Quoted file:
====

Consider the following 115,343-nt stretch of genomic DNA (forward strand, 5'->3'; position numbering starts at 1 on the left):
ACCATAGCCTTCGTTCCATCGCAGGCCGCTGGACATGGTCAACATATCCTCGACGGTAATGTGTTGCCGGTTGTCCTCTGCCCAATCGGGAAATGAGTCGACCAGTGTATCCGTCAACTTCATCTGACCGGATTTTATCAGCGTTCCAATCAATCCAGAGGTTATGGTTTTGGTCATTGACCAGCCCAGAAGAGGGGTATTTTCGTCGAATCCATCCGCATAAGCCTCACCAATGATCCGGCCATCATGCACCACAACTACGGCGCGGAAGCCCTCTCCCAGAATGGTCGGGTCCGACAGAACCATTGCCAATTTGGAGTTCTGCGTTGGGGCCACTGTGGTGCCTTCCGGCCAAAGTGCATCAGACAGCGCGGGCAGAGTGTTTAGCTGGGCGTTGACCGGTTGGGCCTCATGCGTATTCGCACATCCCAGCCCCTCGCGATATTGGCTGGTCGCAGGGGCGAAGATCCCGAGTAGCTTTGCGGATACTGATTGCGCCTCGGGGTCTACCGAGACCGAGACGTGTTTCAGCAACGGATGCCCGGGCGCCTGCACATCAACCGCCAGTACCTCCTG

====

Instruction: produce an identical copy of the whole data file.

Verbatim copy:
Consider the following 115,343-nt stretch of genomic DNA (forward strand, 5'->3'; position numbering starts at 1 on the left):
ACCATAGCCTTCGTTCCATCGCAGGCCGCTGGACATGGTCAACATATCCTCGACGGTAATGTGTTGCCGGTTGTCCTCTGCCCAATCGGGAAATGAGTCGACCAGTGTATCCGTCAACTTCATCTGACCGGATTTTATCAGCGTTCCAATCAATCCAGAGGTTATGGTTTTGGTCATTGACCAGCCCAGAAGAGGGGTATTTTCGTCGAATCCATCCGCATAAGCCTCACCAATGATCCGGCCATCATGCACCACAACTACGGCGCGGAAGCCCTCTCCCAGAATGGTCGGGTCCGACAGAACCATTGCCAATTTGGAGTTCTGCGTTGGGGCCACTGTGGTGCCTTCCGGCCAAAGTGCATCAGACAGCGCGGGCAGAGTGTTTAGCTGGGCGTTGACCGGTTGGGCCTCATGCGTATTCGCACATCCCAGCCCCTCGCGATATTGGCTGGTCGCAGGGGCGAAGATCCCGAGTAGCTTTGCGGATACTGATTGCGCCTCGGGGTCTACCGAGACCGAGACGTGTTTCAGCAACGGATGCCCGGGCGCCTGCACATCAACCGCCAGTACCTCCTG